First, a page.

by Ludwig Erhard
As minister of economics after 1949, Erhard inherited a disaster created by Hitler, wartime controls, and Allied bombings. His steadfast advocacy of freedom led directly to the so-called German economic miracle. He smashed monopolies, repealed price controls, and dismantled statist controls of all sorts, thus striking a singular blow for the Austrian and libertarian traditions.
by Kel Kelly
While most people believe that our healthcare industry is one comprised of free markets, it is anything but. The industry is completely distorted by government manipulation. To start with, the American Medical Association (AMA) has had a government-granted monopoly on the healthcare system for over 100 years. It has intentionally restricted the number of doctors allowed to practice medicine so as to raise physician incomes artificially.
by Sally C. Pipes
In her new book, The Truth About Obamacare, Sally C. Pipes—president of the Pacific Research Institute and an acknowledged expert on health care reform—reveals what Democrats in Congress andPresident Obama don't want you to know: Obamacare is even worse than most critics suspect.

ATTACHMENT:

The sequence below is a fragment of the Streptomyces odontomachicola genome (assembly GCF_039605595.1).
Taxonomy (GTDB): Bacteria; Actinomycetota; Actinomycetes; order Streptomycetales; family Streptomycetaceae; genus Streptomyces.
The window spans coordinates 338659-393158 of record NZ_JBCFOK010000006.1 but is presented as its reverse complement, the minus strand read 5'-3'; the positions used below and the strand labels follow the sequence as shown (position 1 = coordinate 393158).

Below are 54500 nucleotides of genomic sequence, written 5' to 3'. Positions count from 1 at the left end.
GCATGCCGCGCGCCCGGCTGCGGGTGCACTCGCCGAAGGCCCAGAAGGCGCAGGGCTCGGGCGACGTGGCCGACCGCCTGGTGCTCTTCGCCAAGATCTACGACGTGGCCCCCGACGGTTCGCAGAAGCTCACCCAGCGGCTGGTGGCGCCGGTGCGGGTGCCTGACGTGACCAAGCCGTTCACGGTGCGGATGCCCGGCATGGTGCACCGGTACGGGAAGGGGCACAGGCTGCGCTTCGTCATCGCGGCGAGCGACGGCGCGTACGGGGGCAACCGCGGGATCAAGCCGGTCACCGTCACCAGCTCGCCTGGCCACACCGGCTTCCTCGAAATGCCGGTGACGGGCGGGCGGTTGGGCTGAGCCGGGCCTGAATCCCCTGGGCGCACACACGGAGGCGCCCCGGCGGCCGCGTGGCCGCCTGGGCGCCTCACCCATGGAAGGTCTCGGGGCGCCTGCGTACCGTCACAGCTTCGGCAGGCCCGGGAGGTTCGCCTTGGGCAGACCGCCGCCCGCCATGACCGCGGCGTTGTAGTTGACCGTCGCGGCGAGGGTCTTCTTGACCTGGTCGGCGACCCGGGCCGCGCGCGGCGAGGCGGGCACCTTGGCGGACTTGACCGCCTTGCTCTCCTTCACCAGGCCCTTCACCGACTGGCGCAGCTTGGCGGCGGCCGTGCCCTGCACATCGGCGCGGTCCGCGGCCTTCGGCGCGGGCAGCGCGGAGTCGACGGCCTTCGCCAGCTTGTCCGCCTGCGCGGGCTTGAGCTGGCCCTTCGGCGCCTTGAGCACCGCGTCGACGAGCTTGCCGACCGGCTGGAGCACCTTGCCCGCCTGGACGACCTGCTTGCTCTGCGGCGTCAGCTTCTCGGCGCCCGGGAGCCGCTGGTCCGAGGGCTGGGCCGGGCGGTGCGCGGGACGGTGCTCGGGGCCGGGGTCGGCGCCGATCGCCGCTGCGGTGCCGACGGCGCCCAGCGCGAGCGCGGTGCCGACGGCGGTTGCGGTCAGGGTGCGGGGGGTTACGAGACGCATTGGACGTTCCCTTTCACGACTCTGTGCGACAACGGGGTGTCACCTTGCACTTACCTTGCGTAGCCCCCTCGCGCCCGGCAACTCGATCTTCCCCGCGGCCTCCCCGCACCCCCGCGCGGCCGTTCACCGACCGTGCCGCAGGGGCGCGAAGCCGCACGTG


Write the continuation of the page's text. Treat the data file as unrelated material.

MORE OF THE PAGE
by Bettina Bien Greaves
Bettina Bien Greaves put this volume together as a one-stop primer in economics that includes the best economic writing she had run across. In some ways, the choices are brilliant. They are arranged by topic to cover the division of labor, prices, profits, property, competition, saving and investment, environment, antitrust, money and banking, advertising and marketing, and more.
by Hans-Hermann Hoppe
It's true that the US health-care system is a mess, but this demonstrates not market but government failure. To cure the problem requires not different or more government regulations and bureaucracies, as self-serving politicians want us to believe, but the elimination of all existing government controls.
by Gilbert G. Berdine, M.D.
According to the US Department of Health and Human Services (HHS), national health expenditures were $2.5 trillion in 2009, or $8,086 per person. The usual critique of US healthcare discusses how the money is spent and argues that it could be better spent in other ways.
by Tibor R. Machan
Machan argues that it is inappropriate to regard the mechanistic viewpoint as the scientific way of looking at human life. Machan proposes that we reject this as our model of proper science which is, after all, extrapolated from one of the natural sciences, mechanics, and imported into the human social sciences.